4 years after fire, town shows its resilience

ALPINE, Calif. — The last time President Bush walked the charred ruins of a Southern California home, two sewing machines and an air conditioner were the only recognizable objects amid the debris.

He tripped over one of Frank Peters’ swords as he made his way through the ashes.

On Thursday, while Bush toured the latest fire devastation in San Diego County, an hour away from that scene, Peters stood in front of his handsome new two-story house.

The president, Peters recalled, had told him on Nov. 4, 2003: “I hope you can bounce back from where you are to where you’re going to be.”

“I bounced ahead,” Peters said. “It took over 30 years to get what I had. It took me two years to get where we are.”

So it goes throughout Harbison Canyon, a hamlet in the rugged hills 45 minutes northeast of downtown San Diego.

Fire destroyed more than 200 homes here four years ago, but new ones sprang up in their place, and the building boom continues.

Scaffolding shrouds dozens of homes in the canyon, and luxury houses rise in a new development above. The development will afford views of the 2003 fire’s scars, like the still-vacant dirt lot between Peters’ new house and his neighbor’s.

Those who rebuilt dismissed questions about whether it was wise to do so, even as ash floated down from a nearby fire. The blaze is one of several in San Diego County, which accounts for the majority of the nearly 1,800 homes destroyed across Southern California this week.

“I don’t think anybody has a choice,” said Richard Brehl, who bought a prefabricated house after the 2003 fire demolished the old one. “People have a foot in the ground; they own the property.”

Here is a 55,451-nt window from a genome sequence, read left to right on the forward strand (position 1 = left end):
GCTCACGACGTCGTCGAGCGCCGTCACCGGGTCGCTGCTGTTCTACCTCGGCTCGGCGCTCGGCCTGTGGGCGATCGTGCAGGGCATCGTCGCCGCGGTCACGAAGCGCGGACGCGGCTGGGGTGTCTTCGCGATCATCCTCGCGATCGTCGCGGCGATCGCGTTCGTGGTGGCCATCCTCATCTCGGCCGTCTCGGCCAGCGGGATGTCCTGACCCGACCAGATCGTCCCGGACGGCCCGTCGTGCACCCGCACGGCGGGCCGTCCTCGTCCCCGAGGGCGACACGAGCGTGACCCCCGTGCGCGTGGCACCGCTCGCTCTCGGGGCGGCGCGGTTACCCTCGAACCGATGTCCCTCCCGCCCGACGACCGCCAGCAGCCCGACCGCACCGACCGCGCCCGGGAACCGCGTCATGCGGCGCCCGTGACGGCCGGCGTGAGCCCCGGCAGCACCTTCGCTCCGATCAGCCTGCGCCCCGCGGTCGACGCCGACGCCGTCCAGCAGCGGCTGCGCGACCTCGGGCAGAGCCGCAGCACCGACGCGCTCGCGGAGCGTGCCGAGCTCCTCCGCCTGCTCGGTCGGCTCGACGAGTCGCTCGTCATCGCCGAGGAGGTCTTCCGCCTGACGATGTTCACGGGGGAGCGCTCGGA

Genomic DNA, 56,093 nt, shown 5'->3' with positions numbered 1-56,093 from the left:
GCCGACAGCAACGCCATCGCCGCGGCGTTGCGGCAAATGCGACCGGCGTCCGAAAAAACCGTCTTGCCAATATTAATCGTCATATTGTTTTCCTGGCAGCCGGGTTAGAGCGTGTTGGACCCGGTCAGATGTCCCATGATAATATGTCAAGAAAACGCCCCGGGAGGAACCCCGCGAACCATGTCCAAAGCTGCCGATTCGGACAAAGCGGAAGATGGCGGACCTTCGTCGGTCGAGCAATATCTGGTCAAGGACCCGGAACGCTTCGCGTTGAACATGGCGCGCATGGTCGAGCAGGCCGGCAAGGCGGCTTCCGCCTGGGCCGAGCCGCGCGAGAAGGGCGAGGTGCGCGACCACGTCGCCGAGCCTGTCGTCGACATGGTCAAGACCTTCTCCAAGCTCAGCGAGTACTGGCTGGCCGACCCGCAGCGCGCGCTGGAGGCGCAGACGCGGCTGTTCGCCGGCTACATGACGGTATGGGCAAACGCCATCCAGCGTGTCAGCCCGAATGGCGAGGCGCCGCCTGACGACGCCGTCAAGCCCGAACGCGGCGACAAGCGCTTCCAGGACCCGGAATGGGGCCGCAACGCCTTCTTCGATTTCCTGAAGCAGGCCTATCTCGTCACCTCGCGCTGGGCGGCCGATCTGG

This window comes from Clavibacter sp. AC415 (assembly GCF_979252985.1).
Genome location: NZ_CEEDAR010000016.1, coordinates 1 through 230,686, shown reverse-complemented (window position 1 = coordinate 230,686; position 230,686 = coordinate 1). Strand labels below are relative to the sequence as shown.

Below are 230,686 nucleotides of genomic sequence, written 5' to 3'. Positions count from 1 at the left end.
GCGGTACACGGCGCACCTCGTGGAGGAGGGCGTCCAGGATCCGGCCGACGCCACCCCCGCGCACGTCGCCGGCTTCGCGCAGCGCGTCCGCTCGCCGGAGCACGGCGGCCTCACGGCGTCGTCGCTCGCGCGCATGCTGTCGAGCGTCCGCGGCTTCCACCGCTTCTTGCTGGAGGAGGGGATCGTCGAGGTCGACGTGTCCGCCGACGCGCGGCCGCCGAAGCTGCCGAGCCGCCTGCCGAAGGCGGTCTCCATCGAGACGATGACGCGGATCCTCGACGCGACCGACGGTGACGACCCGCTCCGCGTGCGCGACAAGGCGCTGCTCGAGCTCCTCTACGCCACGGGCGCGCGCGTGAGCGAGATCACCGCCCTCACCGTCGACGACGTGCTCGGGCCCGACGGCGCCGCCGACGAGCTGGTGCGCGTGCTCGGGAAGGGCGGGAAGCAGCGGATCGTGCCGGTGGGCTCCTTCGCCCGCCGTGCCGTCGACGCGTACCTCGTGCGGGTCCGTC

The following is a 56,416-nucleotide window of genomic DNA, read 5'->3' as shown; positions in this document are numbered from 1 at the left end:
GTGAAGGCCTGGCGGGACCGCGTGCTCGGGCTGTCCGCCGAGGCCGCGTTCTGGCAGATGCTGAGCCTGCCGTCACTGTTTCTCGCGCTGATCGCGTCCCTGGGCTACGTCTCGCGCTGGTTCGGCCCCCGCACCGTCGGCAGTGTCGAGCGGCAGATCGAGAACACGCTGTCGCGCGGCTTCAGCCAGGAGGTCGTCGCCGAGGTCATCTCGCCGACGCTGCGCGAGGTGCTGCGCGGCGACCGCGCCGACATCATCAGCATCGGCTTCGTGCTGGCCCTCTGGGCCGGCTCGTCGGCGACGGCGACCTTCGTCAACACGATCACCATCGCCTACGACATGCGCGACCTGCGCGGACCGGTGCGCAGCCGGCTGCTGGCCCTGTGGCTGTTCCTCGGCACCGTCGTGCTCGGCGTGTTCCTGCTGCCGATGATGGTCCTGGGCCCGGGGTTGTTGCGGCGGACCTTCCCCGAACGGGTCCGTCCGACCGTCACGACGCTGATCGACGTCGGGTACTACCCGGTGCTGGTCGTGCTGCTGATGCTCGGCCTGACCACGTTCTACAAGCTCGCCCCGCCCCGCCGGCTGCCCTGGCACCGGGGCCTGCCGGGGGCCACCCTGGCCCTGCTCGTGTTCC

Jason Daley, who has lived here his whole life, said the lifestyle outweighs the risks.

“Harbison Canyon is just a different way of life than in San Diego,” Daley said. “Nobody cares what kind of car you drive, what clothes you wear.”

Those who stayed after the 2003 fires built the painful lessons they learned into their new homes.

“It looks like wood, but it’s concrete,” Brehl said, tapping an exterior wall of his house. “It won’t burn.”

Peters’ house, like most of the new ones, is built of fire-resistant stucco. His roof is made of cement, with metal underneath. There are sprinklers throughout his house, even in closets. His security system includes a panic button that reaches the fire department.

The 2003 fires hardened a determination among many here to refuse evacuation orders — an attitude that has vexed authorities throughout the region this week.

“The ones that left last time are the ones that lost their homes,” Ty Cottrell said. “The only reason mine was saved was because I snuck back in.”

Two fires swept into Harbison Canyon that October, heading directly for homes. Cottrell returned at 11:30 p.m., just in time to beat back the fire.

“Flames burned all my fences, my trees, but it stopped at my front door,” he said Thursday, standing next to a burned-out oak tree.

This week, when officials issued evacuation orders, “we all kind of laughed,” Daley said. Four years ago, his family stayed and fought the fire.

A sense that the world had forgotten Harbison Canyon in 2003 helped to fuel its residents’ determination to stay this time around.

There was no help from firefighters before the blazes devoured homes, Cottrell and Daley recalled. No help from the utility companies in reconnecting them to the grid. No news media spotlighting the remote community’s plight.

All of which made Bush’s visit so welcome.

With an arm around Peters’ shoulder, Bush told residents that he grieved for families “crushed by the material loss.” He also praised their resiliency.

“One hundred percent right on both counts,” said Daley, who said the president had pulled his sister in close for a cheek-to-cheek hug.

“He really did a lot for morale,” Daley said. “People were real beat up here, and it let them know that help was on the way, that they were going to do whatever it took to help them rebuild.”

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